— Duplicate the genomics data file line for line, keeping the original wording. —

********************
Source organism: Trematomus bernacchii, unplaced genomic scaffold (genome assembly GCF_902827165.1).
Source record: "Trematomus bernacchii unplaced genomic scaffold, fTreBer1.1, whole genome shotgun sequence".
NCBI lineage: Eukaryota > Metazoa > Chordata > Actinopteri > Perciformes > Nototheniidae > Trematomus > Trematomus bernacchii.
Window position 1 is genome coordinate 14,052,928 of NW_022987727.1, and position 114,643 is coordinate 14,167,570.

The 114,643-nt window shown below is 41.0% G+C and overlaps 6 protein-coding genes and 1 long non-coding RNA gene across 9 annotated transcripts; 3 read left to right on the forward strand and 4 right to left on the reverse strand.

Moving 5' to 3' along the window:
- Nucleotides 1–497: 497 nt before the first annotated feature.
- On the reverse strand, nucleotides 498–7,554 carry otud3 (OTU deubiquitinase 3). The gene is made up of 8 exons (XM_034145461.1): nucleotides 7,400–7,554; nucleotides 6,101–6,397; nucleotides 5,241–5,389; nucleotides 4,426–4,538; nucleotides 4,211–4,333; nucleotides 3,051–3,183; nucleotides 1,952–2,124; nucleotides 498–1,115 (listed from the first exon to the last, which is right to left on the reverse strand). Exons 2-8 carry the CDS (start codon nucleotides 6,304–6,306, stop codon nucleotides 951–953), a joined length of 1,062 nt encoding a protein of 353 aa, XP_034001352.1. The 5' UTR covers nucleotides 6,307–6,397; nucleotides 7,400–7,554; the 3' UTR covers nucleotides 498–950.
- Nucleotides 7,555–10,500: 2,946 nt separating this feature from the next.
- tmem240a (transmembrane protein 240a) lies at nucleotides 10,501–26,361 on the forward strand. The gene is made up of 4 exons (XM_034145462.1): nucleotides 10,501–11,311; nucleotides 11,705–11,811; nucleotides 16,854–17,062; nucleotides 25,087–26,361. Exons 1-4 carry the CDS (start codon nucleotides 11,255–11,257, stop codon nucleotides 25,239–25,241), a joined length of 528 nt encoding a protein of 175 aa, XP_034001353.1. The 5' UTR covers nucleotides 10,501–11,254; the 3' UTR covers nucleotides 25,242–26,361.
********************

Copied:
Source organism: Trematomus bernacchii, unplaced genomic scaffold (genome assembly GCF_902827165.1).
Source record: "Trematomus bernacchii unplaced genomic scaffold, fTreBer1.1, whole genome shotgun sequence".
NCBI lineage: Eukaryota > Metazoa > Chordata > Actinopteri > Perciformes > Nototheniidae > Trematomus > Trematomus bernacchii.
Window position 1 is genome coordinate 14,052,928 of NW_022987727.1, and position 114,643 is coordinate 14,167,570.

The 114,643-nt window shown below is 41.0% G+C and overlaps 6 protein-coding genes and 1 long non-coding RNA gene across 9 annotated transcripts; 3 read left to right on the forward strand and 4 right to left on the reverse strand.

Moving 5' to 3' along the window:
- Nucleotides 1–497: 497 nt before the first annotated feature.
- On the reverse strand, nucleotides 498–7,554 carry otud3 (OTU deubiquitinase 3). The gene is made up of 8 exons (XM_034145461.1): nucleotides 7,400–7,554; nucleotides 6,101–6,397; nucleotides 5,241–5,389; nucleotides 4,426–4,538; nucleotides 4,211–4,333; nucleotides 3,051–3,183; nucleotides 1,952–2,124; nucleotides 498–1,115 (listed from the first exon to the last, which is right to left on the reverse strand). Exons 2-8 carry the CDS (start codon nucleotides 6,304–6,306, stop codon nucleotides 951–953), a joined length of 1,062 nt encoding a protein of 353 aa, XP_034001352.1. The 5' UTR covers nucleotides 6,307–6,397; nucleotides 7,400–7,554; the 3' UTR covers nucleotides 498–950.
- Nucleotides 7,555–10,500: 2,946 nt separating this feature from the next.
- tmem240a (transmembrane protein 240a) lies at nucleotides 10,501–26,361 on the forward strand. The gene is made up of 4 exons (XM_034145462.1): nucleotides 10,501–11,311; nucleotides 11,705–11,811; nucleotides 16,854–17,062; nucleotides 25,087–26,361. Exons 1-4 carry the CDS (start codon nucleotides 11,255–11,257, stop codon nucleotides 25,239–25,241), a joined length of 528 nt encoding a protein of 175 aa, XP_034001353.1. The 5' UTR covers nucleotides 10,501–11,254; the 3' UTR covers nucleotides 25,242–26,361.